50. 51. The irritation and joy of serum levels
    51. 52. New indications for antipsychotics
    52. 53. Why don’t they want treatment?
    53. 54. Types of bipolar
    54. 55. What can the patient expect to happen after starting these medications? </li></ul>
    55. 56. Mood Stabilizers <ul><li>Lithium
    56. 57. Valproic acid
    57. 58. Carbamazapine
    58. 59. Olanzapine
    59. 60. Omega 3 fatty acid
    60. 61. lamotrigine </li></ul>
    61. 62. Bipolar Disorder <ul><li>Monoamine theory excess norepinephrine and dopamine alternates with low levels along with low serotonin
    62. 63. Permissive theory excess norepinephrine and serotonin with low levels
    63. 64. G-protein that regulates appetite,wakefulness and mood. Controls sodium and potassium cation channels
    64. 65. G-protein is hyperactive intracellular 2 nd messenger regulator
    65. 66. Lithium and epival down regulate protein kinase c activity </li></ul>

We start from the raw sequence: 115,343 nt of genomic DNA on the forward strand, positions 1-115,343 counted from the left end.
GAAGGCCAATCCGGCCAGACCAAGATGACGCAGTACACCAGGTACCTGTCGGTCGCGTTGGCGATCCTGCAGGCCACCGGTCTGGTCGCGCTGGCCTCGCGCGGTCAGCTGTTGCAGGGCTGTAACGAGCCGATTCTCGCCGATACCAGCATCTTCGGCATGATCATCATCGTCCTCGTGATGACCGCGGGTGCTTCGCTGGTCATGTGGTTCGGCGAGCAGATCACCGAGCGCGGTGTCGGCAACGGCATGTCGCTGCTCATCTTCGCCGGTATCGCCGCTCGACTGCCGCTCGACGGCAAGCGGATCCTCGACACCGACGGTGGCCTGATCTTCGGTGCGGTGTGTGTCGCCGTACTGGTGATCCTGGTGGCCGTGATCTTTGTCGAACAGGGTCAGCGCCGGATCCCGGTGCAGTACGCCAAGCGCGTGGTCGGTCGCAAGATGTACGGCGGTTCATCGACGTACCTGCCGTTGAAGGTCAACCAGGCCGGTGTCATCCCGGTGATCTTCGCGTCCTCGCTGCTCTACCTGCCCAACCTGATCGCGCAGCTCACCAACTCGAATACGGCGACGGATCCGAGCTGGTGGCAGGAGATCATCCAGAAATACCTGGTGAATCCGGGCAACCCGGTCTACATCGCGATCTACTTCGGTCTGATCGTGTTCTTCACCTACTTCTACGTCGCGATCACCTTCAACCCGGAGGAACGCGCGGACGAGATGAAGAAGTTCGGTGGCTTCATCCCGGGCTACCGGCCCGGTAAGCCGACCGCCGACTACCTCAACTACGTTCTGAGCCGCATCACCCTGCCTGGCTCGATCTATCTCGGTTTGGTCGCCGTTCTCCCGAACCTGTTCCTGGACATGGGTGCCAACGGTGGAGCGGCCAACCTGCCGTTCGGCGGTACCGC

66. 67. Bipolar Disorder <ul><li>Presents in adulthood, usually after years without diagnosis (genetic)
    67. 68. Time between cycles usually lengthen over time (maintain euthymia)
    68. 69. Important to avoid episodes which cause brain changes and resistance to medications
    69. 70. Treated with lithium, antiepileptics (carbamazepine and valproic acid), atypical antipsychotics and antidepressants </li></ul>
    70. 71. In Closing “Pearls” <ul><li>Brief description of “drug families” and nomenclature
    71. 72. Drug interactions galore
    72. 73. Pharmacy Perspective, Family issues, Pts going into detox, instilling hope and mastery
    73. 74. Legal and Ethical Issues for Pharmacists: the rules around addictive meds or drugs of abuse
    74. 75. The crazy expense of new meds and how samples defeat the purpose sometimes
    75. 76. How psychiatrists prescribe vs family doctors
    76. 77. How do families, co-workers, and friends react to “treatment”
    77. 78. Daily observed treatment, how the pharmacist is dispensing rounds in the community </li></ul>
    78. 79. Adherence & Patience
    79. 80. Where to Get More Information <ul><li>Online and anecdotal data can be confusing or just wrong.
    80. 81. “Up to date online”
    81. 82. Ask the patient what they understand about their medication. In what ways does it assist his or her functioning? In what ways does it diminish functioning/ </li></ul>